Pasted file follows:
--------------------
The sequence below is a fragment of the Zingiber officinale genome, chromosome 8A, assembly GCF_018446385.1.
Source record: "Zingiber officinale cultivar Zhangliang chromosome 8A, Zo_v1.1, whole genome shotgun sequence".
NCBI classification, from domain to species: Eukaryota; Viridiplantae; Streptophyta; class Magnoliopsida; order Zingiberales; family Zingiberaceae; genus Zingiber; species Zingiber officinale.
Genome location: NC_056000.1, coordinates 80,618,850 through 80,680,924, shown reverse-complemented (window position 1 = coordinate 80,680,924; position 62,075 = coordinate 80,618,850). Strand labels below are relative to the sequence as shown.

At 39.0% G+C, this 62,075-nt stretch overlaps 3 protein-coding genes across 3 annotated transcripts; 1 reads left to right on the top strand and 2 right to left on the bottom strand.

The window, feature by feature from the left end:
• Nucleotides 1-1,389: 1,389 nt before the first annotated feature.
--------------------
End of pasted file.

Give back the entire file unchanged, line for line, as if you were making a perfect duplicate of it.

The sequence below is a fragment of the Zingiber officinale genome, chromosome 8A, assembly GCF_018446385.1.
Source record: "Zingiber officinale cultivar Zhangliang chromosome 8A, Zo_v1.1, whole genome shotgun sequence".
NCBI classification, from domain to species: Eukaryota; Viridiplantae; Streptophyta; class Magnoliopsida; order Zingiberales; family Zingiberaceae; genus Zingiber; species Zingiber officinale.
Genome location: NC_056000.1, coordinates 80,618,850 through 80,680,924, shown reverse-complemented (window position 1 = coordinate 80,680,924; position 62,075 = coordinate 80,618,850). Strand labels below are relative to the sequence as shown.

At 39.0% G+C, this 62,075-nt stretch overlaps 3 protein-coding genes across 3 annotated transcripts; 1 reads left to right on the top strand and 2 right to left on the bottom strand.

The window, feature by feature from the left end:
• Nucleotides 1-1,389: 1,389 nt before the first annotated feature.